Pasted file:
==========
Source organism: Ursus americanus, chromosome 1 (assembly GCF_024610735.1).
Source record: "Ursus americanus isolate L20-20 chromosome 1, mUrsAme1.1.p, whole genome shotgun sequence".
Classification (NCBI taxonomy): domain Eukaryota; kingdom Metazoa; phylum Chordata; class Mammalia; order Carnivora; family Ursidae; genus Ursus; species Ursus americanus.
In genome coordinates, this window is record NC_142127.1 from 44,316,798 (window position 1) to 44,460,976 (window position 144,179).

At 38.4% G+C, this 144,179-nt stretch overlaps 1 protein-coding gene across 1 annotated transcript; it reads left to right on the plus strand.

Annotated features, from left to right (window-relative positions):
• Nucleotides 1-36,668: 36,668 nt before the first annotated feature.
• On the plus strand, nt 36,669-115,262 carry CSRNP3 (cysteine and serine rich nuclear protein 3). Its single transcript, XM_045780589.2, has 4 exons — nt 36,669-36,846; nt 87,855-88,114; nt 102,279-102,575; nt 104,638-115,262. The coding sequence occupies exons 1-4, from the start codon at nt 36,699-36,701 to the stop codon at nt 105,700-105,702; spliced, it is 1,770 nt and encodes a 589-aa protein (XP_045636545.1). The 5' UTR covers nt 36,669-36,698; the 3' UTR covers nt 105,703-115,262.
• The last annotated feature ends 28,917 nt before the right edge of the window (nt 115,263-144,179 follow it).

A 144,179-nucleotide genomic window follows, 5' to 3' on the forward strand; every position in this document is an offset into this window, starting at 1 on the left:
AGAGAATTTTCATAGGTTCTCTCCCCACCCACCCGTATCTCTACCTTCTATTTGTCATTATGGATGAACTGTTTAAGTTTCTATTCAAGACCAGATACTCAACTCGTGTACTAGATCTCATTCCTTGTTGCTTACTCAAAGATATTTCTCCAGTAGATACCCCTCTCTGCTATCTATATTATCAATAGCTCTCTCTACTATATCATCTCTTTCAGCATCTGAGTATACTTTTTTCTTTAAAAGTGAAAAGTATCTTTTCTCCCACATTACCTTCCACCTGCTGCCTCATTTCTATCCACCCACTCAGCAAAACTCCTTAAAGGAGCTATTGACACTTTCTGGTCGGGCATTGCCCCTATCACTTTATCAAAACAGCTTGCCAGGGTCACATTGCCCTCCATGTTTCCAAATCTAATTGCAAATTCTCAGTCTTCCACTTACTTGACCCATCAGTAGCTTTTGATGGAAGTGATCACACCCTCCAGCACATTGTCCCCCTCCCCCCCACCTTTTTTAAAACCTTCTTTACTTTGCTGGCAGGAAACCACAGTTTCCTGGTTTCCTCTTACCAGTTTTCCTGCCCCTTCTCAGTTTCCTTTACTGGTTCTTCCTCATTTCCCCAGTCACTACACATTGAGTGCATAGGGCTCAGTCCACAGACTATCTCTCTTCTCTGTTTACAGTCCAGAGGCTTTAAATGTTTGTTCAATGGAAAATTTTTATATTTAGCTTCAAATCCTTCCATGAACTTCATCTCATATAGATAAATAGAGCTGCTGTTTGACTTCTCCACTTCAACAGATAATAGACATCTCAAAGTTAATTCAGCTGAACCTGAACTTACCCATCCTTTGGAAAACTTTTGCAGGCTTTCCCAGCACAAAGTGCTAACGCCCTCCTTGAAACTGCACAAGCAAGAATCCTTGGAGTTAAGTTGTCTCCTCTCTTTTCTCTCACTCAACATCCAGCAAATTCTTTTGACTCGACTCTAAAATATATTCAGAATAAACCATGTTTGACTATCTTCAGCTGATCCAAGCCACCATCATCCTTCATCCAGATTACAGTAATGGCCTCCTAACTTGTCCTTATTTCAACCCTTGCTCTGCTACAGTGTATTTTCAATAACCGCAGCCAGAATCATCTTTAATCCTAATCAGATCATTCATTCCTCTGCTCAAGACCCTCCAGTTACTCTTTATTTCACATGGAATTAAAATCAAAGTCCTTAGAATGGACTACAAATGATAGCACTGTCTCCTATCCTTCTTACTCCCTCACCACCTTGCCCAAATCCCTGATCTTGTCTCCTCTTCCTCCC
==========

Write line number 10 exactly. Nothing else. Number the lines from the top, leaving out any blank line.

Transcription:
A 144,179-nucleotide genomic window follows, 5' to 3' on the forward strand; every position in this document is an offset into this window, starting at 1 on the left: